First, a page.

The Chinese character for listening provides its own wisdom about how to listen effectively.
The Chinese Character for listening
Chinese characters are one of the oldest systems of writing in the world, dating back almost 5,000 years. There are tens of thousands of characters, each with their own special meaning.
Here is the Chinese character for listening:
The Chinese character for listening is made up of the different elements and requirements of listening. Across the top of the character there are the elements of ears (to hear) and eyes (to see).
We use our ears to listen by paying attention not just to the words spoken but also to the tone, pace and emphasis, to help understand The person’s relationship to the words. If a person starts talking more quickly, a little louder, with more emphasis, we know that they are engaged and interested in the topic. Alternatively, if they’re more monotone, slower, with less emphasis and less modulation we know they’re less interest in the topic. Just using our hearing effectively as we listen already tells us a lot!
We use our eyes to connect with the person we are listening to and reassure them that they have our attention. We also use our eyes to check the body language of the person to gain insights into their thoughts. Are they open, animated and expensive with their body language? if so you know they’re confident and enthused about the topic. Or are they more closed, using smaller or no gestures and more rigid? If so, you know they’re less confident, less enthused.
Across the bottom of the character are the elements of the mind (to think) and the heart (to feel).
We use our mind as we’re listening to consider the words and ideas shared. We may choose to take an ‘open-minded’ approach to what we’re hearing, suspending judgement and being open to all that we hear. Or we may choose to be more critical or analytical in how we listen. Whichever approach we take our thinking is an essential part of how we listen.
We can also think about how to overcome all the barriers listening.
We use our heart to listen as we empathize with the person we’re listening to, as we experience the emotions being shared and as we feel compassion for the person. Using our heart allows us to listen more deeply and connect with the person we’re listening to at an emotional level, not just rationally.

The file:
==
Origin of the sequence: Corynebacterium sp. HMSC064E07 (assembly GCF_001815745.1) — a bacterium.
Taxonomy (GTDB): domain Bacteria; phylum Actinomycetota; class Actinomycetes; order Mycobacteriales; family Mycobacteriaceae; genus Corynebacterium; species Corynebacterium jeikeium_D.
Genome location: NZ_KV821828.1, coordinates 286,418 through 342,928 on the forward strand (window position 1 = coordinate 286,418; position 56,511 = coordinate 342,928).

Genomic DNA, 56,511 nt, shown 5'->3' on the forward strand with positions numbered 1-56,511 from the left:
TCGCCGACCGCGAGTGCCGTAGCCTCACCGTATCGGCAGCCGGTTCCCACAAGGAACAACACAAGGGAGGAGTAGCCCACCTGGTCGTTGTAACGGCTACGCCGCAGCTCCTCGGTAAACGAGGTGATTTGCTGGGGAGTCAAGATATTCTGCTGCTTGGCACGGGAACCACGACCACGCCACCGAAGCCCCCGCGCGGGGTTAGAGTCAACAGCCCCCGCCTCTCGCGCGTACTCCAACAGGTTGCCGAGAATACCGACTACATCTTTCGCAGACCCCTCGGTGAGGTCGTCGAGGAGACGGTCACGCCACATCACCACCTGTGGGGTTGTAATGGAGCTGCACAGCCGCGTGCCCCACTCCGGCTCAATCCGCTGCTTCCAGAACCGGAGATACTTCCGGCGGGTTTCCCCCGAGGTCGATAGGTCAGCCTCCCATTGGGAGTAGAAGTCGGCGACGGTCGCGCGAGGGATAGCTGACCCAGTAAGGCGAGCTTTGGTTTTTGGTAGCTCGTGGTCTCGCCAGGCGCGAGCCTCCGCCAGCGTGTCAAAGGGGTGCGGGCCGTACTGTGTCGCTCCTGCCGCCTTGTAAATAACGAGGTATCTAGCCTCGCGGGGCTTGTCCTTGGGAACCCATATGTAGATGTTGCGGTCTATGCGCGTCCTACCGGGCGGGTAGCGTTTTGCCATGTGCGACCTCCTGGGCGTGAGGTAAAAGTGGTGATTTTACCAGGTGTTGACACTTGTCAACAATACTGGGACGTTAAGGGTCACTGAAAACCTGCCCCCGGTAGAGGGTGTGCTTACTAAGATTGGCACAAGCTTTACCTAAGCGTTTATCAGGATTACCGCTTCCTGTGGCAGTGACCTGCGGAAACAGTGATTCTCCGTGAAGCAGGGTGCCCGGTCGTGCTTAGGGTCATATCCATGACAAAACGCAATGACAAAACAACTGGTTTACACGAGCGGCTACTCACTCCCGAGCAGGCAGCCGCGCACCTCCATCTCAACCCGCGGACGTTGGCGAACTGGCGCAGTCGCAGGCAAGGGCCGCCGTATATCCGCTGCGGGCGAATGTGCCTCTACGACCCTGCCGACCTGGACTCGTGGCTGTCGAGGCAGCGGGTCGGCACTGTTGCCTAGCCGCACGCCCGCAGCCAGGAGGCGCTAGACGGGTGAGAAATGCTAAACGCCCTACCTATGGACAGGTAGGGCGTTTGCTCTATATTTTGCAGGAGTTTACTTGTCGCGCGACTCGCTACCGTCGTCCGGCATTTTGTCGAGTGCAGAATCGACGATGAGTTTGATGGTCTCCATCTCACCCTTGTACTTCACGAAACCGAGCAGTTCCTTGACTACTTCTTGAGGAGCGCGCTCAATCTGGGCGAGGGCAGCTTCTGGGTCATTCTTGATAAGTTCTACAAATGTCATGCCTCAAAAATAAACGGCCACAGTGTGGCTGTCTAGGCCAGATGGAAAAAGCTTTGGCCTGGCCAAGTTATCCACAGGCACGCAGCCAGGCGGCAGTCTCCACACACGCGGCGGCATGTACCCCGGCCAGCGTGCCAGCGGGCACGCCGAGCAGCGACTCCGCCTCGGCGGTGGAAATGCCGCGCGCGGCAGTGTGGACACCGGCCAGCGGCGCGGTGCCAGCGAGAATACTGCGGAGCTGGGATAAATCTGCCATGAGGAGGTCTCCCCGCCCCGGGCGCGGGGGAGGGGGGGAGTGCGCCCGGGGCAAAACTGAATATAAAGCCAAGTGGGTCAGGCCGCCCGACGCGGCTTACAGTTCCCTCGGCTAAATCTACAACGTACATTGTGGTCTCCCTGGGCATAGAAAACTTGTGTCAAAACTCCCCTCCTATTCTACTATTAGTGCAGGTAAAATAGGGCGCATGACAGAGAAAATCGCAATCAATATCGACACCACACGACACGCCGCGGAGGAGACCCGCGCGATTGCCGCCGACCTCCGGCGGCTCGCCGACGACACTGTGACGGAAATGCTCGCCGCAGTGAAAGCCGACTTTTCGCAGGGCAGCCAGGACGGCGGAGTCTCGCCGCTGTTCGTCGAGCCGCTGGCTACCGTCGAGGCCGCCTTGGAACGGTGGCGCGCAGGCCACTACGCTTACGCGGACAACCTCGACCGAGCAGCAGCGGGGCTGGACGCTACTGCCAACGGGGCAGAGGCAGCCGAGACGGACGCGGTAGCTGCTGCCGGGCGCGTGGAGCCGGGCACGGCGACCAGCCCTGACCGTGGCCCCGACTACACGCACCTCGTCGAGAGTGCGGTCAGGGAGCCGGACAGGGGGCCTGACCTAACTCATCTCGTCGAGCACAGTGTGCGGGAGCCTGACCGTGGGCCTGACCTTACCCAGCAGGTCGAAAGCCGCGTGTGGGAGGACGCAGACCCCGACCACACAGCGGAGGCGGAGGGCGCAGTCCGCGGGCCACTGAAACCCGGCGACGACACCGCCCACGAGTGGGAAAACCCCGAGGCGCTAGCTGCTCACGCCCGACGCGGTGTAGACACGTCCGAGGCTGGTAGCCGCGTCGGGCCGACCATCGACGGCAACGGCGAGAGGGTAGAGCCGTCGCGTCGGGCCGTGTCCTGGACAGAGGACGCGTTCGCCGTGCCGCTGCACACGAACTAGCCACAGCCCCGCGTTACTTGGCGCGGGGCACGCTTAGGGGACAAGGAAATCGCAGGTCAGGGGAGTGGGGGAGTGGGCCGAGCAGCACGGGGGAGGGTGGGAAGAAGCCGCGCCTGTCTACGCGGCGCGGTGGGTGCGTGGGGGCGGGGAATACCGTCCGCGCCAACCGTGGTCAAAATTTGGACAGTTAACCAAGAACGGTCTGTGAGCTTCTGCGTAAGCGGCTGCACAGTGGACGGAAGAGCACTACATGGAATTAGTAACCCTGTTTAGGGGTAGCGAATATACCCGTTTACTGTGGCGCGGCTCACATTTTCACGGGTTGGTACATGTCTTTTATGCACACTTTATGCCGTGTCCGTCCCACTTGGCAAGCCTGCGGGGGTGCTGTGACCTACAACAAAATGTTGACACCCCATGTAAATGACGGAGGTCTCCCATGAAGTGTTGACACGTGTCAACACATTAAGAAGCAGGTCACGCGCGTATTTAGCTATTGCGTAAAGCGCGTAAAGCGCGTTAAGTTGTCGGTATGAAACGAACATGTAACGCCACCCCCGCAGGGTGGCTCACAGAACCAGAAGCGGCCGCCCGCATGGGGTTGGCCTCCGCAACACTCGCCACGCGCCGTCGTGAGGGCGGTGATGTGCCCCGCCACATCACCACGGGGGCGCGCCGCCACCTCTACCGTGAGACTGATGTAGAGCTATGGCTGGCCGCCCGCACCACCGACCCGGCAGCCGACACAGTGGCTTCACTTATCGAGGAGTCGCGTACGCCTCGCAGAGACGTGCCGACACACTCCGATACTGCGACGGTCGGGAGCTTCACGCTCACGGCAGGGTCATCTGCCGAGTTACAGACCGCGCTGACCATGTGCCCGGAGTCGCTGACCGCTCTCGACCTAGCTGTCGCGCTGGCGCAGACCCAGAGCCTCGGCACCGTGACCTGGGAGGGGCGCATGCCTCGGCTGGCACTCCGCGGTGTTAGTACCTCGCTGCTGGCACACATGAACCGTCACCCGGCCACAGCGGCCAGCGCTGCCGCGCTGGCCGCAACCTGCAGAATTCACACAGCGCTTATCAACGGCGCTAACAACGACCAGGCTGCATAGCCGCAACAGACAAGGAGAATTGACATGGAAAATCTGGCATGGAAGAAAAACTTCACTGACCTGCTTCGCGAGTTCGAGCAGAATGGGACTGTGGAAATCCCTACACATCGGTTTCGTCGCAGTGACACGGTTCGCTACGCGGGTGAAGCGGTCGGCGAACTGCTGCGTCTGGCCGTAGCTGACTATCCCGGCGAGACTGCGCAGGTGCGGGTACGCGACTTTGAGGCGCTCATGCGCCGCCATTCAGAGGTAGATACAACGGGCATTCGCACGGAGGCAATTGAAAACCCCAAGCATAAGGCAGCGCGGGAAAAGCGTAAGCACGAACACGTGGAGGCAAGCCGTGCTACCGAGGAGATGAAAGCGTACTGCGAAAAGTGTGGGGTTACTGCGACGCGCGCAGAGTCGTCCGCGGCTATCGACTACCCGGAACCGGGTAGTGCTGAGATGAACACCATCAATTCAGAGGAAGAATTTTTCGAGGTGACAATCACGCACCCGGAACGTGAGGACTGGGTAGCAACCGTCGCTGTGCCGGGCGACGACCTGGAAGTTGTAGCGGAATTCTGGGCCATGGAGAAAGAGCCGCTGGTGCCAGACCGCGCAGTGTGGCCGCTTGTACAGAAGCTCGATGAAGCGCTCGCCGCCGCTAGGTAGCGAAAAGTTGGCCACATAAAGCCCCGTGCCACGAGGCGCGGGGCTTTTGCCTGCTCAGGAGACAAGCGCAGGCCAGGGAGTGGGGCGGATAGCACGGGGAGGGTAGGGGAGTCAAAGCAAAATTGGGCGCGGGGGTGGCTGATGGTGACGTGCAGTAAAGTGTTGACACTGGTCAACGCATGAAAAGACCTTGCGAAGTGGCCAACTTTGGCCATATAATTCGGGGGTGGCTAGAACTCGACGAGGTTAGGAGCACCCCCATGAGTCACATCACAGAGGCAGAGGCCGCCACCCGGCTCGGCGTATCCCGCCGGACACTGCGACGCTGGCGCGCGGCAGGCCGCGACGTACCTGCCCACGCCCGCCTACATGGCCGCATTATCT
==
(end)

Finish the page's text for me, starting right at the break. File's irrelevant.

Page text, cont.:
At the center of the character, holding this all together, is a single stroke.
This represents the need for undivided attention and focus as we listen. We can think much quicker than a person can talk and as a result we tend to fill in the gaps, sometimes with unnecessary chatter. To listen most effectively we need to calm this chatter, and completely focus our attention.
The Chinese character for listening, as you can see it above, is the traditional character. This traditional character is used in Hong Kong, Taiwan and other overseas Chinese communities. In the People’s Republic of China (or ‘mainland China’) the simplified Chinese character, “听”, is used.
There’s more here on the pronunciation and calligraphy strokes of the traditional Chinese character for listening.
A 5-step plan to improve your team’s listening skills
You can use the different elements of the Chinese character for listening to practice your listening skills with your team.
You’ll all have more success if you break down the elements and focus on practicing each specific skill in turn.
You can set this up as a 5-step activity, or give yourselves one day to practice each step, giving you all a 5-day plan to improve your listening skills.
Monday: focus on using your ears. Tune into the tone, pace, pause, emphasis and modulation of the spoken words. What are you hearing that helps you listen effectively?
Tuesday: focus on using your eyes. Tune into facial expressions, the body language, the posture and gestures of the speaker. What are you seeing that helps you listen effectively?
Wednesday: focus on using your mind. How will you choose to listen? Is it appropriate to be open-minded and uncritical, or will you be more analytical in your thinking? Be conscious of how your mind is approaching the task of listening.
Thursday: focus on using your heart. Tune into the emotions of the person you’re listening to, use everything you have practiced so far and open your heart to the emotions.
Friday: undivided attention. Finally, pull together all these elements of the Chinese character for listening and give the person your undivided attention.
Kick-off this activity on Monday and get together to reflect on the learning on Friday (you might want to send out a reminder to your team during the week too).
Have a great week of listening! And for a little more Asian inspiration, take a look at our Chinese proverbs and quotes about listening.